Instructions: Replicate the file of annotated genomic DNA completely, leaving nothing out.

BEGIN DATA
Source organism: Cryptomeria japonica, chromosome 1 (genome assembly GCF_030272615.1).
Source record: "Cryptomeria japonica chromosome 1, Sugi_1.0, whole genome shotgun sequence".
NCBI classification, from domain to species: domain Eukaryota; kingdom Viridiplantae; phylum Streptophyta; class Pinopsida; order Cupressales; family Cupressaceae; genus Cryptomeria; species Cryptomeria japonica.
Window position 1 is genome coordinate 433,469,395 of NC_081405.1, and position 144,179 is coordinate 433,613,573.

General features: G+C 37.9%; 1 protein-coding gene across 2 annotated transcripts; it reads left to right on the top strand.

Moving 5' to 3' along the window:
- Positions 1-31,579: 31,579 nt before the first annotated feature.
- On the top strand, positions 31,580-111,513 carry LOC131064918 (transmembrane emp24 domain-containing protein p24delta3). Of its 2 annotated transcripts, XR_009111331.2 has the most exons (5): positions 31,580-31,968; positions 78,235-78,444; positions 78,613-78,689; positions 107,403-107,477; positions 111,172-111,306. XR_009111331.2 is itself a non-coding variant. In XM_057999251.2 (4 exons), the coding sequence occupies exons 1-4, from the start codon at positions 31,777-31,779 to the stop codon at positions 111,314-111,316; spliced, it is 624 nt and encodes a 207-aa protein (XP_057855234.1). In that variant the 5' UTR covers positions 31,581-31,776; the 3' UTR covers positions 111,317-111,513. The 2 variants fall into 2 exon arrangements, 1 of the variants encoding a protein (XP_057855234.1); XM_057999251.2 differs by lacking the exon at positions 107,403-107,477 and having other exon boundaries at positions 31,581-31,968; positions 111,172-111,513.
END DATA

Source organism: Cryptomeria japonica, chromosome 1 (genome assembly GCF_030272615.1).
Source record: "Cryptomeria japonica chromosome 1, Sugi_1.0, whole genome shotgun sequence".
NCBI classification, from domain to species: domain Eukaryota; kingdom Viridiplantae; phylum Streptophyta; class Pinopsida; order Cupressales; family Cupressaceae; genus Cryptomeria; species Cryptomeria japonica.
Window position 1 is genome coordinate 433,469,395 of NC_081405.1, and position 144,179 is coordinate 433,613,573.

General features: G+C 37.9%; 1 protein-coding gene across 2 annotated transcripts; it reads left to right on the top strand.

Moving 5' to 3' along the window:
- Positions 1-31,579: 31,579 nt before the first annotated feature.
- On the top strand, positions 31,580-111,513 carry LOC131064918 (transmembrane emp24 domain-containing protein p24delta3). Of its 2 annotated transcripts, XR_009111331.2 has the most exons (5): positions 31,580-31,968; positions 78,235-78,444; positions 78,613-78,689; positions 107,403-107,477; positions 111,172-111,306. XR_009111331.2 is itself a non-coding variant. In XM_057999251.2 (4 exons), the coding sequence occupies exons 1-4, from the start codon at positions 31,777-31,779 to the stop codon at positions 111,314-111,316; spliced, it is 624 nt and encodes a 207-aa protein (XP_057855234.1). In that variant the 5' UTR covers positions 31,581-31,776; the 3' UTR covers positions 111,317-111,513. The 2 variants fall into 2 exon arrangements, 1 of the variants encoding a protein (XP_057855234.1); XM_057999251.2 differs by lacking the exon at positions 107,403-107,477 and having other exon boundaries at positions 31,581-31,968; positions 111,172-111,513.